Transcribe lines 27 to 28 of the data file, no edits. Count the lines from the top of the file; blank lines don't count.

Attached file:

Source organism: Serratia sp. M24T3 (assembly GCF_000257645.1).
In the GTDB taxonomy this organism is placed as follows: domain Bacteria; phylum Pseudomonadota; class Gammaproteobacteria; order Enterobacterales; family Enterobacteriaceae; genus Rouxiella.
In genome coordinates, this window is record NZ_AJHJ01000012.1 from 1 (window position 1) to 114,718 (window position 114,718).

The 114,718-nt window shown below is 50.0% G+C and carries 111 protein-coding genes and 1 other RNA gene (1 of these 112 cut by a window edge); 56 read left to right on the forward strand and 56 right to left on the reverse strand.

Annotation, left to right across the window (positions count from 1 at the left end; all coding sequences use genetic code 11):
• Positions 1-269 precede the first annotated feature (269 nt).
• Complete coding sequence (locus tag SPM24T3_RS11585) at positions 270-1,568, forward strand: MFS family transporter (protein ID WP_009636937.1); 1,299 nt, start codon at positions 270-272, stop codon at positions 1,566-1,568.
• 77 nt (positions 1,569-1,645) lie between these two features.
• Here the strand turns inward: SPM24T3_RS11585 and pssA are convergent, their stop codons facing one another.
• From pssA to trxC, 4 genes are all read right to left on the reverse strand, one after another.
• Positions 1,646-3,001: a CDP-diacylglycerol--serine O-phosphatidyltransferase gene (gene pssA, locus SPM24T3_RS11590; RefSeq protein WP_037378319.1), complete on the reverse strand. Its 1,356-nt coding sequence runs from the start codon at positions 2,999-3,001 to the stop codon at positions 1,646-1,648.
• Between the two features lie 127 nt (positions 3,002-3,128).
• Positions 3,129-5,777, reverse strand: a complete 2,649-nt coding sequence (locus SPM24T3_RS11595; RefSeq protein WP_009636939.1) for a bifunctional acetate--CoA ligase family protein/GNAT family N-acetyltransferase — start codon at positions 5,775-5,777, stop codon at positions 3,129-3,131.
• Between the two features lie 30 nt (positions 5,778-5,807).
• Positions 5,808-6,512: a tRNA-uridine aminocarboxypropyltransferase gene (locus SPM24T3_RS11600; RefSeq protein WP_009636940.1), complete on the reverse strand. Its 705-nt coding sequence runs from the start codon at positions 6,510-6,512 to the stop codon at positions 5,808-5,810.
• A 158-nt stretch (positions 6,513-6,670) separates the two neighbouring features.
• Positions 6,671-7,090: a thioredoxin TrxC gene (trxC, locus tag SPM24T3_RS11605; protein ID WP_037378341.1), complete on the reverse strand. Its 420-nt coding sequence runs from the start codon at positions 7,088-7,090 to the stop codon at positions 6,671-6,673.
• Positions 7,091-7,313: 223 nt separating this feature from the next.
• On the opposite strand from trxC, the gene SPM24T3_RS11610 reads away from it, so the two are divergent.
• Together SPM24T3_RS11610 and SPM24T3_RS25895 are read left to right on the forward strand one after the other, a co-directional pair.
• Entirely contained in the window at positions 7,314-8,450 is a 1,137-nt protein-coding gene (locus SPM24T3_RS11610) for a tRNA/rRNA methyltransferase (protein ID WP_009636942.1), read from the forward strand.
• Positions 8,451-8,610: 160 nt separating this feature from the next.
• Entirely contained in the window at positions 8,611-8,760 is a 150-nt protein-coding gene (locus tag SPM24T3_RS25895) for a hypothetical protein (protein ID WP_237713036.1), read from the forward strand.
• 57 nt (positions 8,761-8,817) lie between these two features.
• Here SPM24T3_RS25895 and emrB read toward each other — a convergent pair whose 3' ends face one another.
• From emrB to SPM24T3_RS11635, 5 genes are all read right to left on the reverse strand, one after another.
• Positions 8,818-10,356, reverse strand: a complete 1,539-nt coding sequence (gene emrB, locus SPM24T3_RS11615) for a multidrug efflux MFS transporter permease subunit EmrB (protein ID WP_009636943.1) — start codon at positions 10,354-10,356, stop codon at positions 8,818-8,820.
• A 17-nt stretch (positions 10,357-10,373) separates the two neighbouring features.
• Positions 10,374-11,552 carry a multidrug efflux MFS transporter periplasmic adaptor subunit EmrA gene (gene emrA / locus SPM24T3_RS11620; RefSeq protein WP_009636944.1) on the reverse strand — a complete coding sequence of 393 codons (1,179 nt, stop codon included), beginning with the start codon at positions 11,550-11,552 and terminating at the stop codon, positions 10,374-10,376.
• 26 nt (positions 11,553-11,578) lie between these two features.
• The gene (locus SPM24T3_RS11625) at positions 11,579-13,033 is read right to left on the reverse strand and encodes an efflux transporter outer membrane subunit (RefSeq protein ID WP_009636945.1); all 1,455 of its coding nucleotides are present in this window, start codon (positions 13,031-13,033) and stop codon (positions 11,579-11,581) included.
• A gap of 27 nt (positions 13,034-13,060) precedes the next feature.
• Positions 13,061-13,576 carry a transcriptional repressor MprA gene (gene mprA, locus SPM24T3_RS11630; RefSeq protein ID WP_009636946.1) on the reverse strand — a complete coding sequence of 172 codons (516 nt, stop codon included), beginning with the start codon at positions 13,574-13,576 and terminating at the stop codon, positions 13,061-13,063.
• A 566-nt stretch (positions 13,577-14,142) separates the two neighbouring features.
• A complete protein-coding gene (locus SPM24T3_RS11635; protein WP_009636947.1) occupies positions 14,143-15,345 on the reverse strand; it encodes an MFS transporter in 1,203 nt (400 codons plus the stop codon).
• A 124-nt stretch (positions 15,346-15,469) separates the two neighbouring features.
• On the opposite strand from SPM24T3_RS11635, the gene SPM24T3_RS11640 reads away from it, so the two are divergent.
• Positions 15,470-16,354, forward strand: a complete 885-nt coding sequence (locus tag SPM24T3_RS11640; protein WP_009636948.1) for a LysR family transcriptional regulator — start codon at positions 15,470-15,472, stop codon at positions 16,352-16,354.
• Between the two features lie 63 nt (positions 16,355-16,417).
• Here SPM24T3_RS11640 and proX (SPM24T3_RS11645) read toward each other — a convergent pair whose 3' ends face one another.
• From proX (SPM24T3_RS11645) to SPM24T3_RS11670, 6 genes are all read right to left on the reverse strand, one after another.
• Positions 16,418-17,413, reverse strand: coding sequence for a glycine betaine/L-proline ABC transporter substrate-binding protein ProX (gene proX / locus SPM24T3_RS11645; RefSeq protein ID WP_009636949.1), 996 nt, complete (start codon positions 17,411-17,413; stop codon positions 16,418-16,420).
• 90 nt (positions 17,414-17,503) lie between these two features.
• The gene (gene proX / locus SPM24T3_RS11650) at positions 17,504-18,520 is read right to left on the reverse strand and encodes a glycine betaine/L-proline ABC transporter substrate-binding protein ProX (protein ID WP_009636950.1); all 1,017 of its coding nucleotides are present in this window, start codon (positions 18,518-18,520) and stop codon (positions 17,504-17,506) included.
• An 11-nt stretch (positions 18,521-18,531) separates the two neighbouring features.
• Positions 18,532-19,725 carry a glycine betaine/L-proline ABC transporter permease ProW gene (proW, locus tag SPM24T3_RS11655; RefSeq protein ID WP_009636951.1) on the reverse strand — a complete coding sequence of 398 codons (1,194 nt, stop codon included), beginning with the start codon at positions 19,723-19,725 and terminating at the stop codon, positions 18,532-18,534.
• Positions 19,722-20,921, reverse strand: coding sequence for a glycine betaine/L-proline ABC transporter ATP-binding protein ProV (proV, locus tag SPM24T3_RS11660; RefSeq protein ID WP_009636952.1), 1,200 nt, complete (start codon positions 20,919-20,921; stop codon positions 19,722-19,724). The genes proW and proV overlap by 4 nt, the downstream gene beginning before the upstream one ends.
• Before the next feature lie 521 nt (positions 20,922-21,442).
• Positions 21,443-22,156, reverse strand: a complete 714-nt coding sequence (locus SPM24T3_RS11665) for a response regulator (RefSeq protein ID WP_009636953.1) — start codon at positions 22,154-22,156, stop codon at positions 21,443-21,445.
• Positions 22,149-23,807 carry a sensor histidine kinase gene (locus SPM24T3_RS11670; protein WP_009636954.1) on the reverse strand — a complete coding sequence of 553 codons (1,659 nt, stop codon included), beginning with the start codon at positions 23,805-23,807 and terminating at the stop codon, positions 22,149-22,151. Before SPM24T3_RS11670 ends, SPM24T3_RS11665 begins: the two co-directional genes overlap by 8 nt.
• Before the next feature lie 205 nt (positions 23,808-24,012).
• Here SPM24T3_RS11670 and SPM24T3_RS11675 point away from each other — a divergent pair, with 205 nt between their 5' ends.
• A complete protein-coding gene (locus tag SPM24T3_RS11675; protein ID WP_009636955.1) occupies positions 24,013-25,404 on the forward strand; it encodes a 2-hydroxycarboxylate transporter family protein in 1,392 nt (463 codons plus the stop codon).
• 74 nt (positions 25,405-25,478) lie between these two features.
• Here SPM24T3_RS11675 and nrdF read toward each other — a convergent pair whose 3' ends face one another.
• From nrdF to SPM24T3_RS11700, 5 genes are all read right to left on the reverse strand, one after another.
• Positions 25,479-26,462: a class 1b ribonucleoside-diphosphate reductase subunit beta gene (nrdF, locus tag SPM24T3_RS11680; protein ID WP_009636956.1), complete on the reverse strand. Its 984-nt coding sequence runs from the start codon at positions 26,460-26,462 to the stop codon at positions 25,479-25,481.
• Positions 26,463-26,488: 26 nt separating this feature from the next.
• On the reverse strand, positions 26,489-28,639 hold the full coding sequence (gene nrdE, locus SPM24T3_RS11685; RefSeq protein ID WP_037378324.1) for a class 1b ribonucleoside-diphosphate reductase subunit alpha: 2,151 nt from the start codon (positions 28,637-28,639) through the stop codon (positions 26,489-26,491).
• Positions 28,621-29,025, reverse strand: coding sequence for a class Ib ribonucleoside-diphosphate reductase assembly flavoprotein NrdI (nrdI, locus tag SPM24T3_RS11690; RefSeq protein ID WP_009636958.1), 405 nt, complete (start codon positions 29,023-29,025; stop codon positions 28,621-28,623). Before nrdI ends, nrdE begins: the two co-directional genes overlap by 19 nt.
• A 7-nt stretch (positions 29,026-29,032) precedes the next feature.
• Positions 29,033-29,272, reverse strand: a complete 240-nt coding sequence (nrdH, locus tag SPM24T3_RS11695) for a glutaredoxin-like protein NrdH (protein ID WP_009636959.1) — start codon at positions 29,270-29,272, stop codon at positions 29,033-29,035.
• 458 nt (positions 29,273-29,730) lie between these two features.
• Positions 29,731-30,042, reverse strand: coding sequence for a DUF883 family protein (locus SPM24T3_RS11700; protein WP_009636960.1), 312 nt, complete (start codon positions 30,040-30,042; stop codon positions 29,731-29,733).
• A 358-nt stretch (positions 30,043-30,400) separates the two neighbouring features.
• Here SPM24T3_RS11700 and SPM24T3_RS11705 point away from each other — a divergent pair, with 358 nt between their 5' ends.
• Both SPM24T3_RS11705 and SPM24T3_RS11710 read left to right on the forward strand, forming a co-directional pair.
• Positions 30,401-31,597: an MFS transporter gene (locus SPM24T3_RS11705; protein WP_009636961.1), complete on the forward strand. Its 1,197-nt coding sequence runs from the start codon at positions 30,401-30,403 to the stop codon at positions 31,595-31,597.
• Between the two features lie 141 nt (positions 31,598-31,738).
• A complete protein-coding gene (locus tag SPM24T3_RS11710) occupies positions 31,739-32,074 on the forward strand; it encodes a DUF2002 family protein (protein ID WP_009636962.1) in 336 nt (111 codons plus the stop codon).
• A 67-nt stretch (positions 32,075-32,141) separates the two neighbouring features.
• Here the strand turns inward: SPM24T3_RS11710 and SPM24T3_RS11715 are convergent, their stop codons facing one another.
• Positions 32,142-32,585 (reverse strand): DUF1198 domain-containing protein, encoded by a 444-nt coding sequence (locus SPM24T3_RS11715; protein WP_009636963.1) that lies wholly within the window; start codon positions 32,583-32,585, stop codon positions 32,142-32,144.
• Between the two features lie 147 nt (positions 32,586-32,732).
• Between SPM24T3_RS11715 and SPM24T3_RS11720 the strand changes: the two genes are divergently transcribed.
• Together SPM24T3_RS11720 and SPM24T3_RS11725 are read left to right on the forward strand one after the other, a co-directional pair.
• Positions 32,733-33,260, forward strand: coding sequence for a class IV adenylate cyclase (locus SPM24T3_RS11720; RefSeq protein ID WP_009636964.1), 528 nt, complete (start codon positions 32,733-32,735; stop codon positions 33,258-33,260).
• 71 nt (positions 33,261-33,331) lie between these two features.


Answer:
• Positions 8,818-10,356, reverse strand: a complete 1,539-nt coding sequence (gene emrB, locus SPM24T3_RS11615) for a multidrug efflux MFS transporter permease subunit EmrB (protein ID WP_009636943.1) — start codon at positions 10,354-10,356, stop codon at positions 8,818-8,820.
• A 17-nt stretch (positions 10,357-10,373) separates the two neighbouring features.